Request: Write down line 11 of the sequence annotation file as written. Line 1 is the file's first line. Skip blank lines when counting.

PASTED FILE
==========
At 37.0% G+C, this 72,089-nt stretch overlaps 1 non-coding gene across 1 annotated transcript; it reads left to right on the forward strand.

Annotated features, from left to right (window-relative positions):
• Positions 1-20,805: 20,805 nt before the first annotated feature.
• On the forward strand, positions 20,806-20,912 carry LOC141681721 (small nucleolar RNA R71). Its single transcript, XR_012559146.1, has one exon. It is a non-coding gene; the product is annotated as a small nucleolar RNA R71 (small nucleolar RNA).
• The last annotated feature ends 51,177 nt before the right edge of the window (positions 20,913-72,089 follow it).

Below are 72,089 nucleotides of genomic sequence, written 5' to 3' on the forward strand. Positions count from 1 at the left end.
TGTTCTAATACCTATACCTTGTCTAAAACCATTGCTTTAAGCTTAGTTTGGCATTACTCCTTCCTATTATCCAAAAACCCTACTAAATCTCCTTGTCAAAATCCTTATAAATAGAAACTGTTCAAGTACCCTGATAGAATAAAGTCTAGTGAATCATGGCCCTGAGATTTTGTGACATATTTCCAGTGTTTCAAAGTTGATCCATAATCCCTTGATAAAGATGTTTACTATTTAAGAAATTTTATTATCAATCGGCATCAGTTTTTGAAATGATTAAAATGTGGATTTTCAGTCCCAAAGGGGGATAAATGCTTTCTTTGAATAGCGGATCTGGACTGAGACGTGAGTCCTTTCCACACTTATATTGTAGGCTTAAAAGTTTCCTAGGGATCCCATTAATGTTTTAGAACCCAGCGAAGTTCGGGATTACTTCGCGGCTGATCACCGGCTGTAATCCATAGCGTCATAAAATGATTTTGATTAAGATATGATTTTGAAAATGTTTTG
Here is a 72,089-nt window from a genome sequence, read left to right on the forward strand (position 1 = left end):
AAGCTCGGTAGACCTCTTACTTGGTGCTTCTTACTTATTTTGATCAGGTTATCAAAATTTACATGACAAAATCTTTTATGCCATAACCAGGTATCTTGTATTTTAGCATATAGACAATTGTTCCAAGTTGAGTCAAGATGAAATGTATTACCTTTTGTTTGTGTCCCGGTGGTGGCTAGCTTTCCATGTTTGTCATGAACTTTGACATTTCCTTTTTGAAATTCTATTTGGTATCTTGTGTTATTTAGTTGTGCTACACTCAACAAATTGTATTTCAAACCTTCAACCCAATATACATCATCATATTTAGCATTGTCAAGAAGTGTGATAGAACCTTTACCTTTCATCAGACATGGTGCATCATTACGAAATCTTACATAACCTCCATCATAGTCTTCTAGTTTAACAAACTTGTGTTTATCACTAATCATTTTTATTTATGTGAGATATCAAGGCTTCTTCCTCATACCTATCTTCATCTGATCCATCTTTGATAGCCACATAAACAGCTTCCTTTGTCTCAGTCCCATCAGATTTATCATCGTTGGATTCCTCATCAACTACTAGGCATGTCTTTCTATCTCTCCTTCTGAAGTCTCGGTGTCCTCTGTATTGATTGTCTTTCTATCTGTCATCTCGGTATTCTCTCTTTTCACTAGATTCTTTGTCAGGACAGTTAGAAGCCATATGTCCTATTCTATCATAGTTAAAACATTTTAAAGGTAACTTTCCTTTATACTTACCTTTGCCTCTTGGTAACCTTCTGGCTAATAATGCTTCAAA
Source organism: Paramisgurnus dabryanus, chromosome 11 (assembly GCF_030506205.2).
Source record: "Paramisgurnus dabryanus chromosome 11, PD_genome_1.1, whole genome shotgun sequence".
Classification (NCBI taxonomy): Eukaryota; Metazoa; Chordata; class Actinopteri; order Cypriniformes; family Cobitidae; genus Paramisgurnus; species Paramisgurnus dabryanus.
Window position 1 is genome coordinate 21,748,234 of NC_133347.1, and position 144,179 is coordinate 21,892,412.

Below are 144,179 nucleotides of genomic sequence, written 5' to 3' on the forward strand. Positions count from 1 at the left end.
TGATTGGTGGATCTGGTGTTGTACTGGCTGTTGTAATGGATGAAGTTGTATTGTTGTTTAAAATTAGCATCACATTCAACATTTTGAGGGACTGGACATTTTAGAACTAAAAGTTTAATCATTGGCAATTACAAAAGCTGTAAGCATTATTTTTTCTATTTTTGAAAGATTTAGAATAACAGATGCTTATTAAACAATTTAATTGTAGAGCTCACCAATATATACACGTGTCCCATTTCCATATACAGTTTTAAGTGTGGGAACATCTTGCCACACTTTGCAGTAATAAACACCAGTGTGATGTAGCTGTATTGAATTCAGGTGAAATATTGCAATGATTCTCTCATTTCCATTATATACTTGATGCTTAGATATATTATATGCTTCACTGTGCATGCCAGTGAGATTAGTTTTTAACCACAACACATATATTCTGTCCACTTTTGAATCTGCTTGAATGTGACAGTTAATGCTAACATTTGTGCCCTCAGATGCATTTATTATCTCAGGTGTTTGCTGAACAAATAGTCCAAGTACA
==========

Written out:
Source record: "Paramisgurnus dabryanus chromosome 11, PD_genome_1.1, whole genome shotgun sequence".